ably diligent inquiry would disclose. 6 It is contended by counsel for plaintiffs Cyc. 305; Clark, Contr. p. 236. During the that, by the delay in attempting to rescind' season of 1911, Dr. Bissell had sufficient in
formation to put him, as a man of ordi- , corporation may require one undertaking nary prudence and intelligence, upon in to transact a messenger business within quiry. If he had made investigation, he the city to secure a license and furnish a could have secured all the essential details bond for the faithful performance of the regarding the income from this orchard, or
duties incident to such business. could have obtained the amount of returns Messenger service what const ates for 1910 from the fruit association in Med
scope of undertaking. ford which handled the product and kept dent to its business, undertaken to furnish
2. A telegraph company which has, incithe accounts. Indeed, his evidence does not messengers to carry notes, packages, and disclose that he is yet thoroughly convinced similar matter for patrons, transacts a mesthat with the administration of his skill as senger business within the meaning of a a horticulturist he will not be able to pro municipal ordinance requiring the procureduce an abundant crop and realize a profit- ment of a license therefor, although its able return on his investment, provided he is offer to transact such business states that allowed sufficient time. He appears to think its sole undertaking is to furnish messenthe money is in the land, and the only com- gers, and not to deliver the packages. plaint he makes is in getting it out or in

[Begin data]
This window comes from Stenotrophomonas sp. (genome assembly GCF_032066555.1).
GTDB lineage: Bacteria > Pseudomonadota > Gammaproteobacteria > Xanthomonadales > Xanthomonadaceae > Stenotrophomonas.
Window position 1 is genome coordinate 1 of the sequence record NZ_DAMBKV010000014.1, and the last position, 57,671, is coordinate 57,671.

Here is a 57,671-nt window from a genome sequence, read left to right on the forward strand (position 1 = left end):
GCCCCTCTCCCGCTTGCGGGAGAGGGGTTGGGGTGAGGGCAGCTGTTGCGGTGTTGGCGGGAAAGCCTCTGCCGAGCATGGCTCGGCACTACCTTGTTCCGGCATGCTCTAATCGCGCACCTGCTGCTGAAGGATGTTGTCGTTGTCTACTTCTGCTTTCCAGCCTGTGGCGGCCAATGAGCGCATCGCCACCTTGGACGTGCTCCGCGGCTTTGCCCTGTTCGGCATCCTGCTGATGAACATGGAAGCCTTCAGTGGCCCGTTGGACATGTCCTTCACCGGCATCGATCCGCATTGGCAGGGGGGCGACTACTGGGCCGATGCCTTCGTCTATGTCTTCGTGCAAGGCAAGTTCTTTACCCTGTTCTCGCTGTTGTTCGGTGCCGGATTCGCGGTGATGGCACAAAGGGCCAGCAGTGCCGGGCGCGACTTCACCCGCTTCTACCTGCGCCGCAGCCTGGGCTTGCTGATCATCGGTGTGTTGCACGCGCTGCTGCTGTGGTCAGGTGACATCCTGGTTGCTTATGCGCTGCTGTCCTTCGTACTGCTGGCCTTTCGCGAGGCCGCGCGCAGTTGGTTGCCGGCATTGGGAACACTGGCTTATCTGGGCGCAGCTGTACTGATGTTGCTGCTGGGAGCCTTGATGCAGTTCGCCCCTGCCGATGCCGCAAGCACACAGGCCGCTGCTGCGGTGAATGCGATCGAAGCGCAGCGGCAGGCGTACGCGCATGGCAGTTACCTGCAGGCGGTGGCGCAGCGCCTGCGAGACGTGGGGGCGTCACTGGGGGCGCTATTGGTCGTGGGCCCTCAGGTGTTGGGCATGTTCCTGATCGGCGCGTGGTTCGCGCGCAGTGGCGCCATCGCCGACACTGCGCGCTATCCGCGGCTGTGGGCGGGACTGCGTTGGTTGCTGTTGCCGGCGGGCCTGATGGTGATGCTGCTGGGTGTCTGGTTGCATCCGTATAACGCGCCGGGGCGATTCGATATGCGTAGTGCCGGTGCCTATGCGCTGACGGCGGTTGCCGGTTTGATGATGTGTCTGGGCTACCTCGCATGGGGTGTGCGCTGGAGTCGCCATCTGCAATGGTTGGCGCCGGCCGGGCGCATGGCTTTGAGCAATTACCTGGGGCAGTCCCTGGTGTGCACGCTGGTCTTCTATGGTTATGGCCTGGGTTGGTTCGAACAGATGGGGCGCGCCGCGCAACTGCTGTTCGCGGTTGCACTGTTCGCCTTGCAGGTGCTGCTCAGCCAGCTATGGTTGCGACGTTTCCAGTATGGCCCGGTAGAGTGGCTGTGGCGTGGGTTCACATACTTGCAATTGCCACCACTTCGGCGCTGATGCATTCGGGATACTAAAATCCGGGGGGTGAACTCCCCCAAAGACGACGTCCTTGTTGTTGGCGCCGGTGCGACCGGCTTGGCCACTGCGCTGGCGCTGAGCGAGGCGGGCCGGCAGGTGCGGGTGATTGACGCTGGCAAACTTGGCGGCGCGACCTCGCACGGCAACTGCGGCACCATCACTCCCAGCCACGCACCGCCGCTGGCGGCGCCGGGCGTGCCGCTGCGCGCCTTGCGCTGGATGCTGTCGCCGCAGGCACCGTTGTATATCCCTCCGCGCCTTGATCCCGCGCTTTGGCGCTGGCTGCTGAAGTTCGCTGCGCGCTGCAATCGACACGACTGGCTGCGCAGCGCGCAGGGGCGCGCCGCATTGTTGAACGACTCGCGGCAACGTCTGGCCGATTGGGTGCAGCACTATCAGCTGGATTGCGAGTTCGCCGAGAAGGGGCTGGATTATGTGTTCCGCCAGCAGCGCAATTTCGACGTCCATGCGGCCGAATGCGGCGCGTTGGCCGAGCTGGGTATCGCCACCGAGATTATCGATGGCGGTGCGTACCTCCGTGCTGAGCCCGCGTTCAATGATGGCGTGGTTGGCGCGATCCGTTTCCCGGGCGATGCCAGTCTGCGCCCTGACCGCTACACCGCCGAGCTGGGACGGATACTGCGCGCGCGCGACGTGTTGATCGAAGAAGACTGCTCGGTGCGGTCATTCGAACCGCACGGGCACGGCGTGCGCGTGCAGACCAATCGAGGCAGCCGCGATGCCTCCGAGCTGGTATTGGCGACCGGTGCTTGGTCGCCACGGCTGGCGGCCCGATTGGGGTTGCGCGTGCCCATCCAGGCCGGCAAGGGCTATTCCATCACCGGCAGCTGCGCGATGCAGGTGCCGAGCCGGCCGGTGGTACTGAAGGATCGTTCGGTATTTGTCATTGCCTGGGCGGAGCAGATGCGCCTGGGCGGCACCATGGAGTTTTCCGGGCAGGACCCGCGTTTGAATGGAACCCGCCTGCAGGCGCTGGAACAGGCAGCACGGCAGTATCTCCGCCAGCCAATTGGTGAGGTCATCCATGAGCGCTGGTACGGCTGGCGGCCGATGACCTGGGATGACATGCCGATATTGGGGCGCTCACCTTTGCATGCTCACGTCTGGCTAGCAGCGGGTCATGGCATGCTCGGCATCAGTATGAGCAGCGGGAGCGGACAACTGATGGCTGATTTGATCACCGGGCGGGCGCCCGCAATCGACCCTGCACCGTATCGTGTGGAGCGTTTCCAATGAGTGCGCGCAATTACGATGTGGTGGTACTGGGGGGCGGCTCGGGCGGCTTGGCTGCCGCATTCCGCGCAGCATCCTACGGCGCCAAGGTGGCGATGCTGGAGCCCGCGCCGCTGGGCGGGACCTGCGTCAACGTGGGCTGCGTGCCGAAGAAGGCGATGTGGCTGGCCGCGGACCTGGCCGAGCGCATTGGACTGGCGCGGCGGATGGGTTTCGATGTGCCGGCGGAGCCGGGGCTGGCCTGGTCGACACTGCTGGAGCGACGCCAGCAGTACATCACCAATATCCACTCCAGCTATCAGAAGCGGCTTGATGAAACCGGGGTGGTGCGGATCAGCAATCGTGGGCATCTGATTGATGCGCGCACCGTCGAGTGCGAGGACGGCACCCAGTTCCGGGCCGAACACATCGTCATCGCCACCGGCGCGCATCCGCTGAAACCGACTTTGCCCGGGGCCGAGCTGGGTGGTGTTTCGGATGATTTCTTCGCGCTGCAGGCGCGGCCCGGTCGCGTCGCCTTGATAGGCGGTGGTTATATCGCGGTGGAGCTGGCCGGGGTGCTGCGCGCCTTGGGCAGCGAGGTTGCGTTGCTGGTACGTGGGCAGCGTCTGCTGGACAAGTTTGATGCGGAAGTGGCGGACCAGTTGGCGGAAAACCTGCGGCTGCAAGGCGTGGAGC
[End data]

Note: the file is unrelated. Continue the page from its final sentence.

Evidence violation of ordinance regard to the income. Under the circum
3. In an action by a municipal corporastances of this case, it does not appear that tion for the penalty for transacting a busidefendant Bissell indicated desire to ness without license, a preponderance of rescind the contract within a reasonable the evidence is sufficient to show violation time after he could have discovered the al of the ordinance, and the proof need not leged fraud by the use of due diligence,
be direct. which amounts to the same thing as a discovery. He failed to act promptly in the
(February 16, 1915.) matter, retained the possession of the land, tultivated the same for a long time, set out
PPEAL by defendant from a judgment A
of the Circuit Court for Multnomah fruit trees, speculated upon a rise in the County in plaintiff's favor in an action to market both as to crops and real estate, and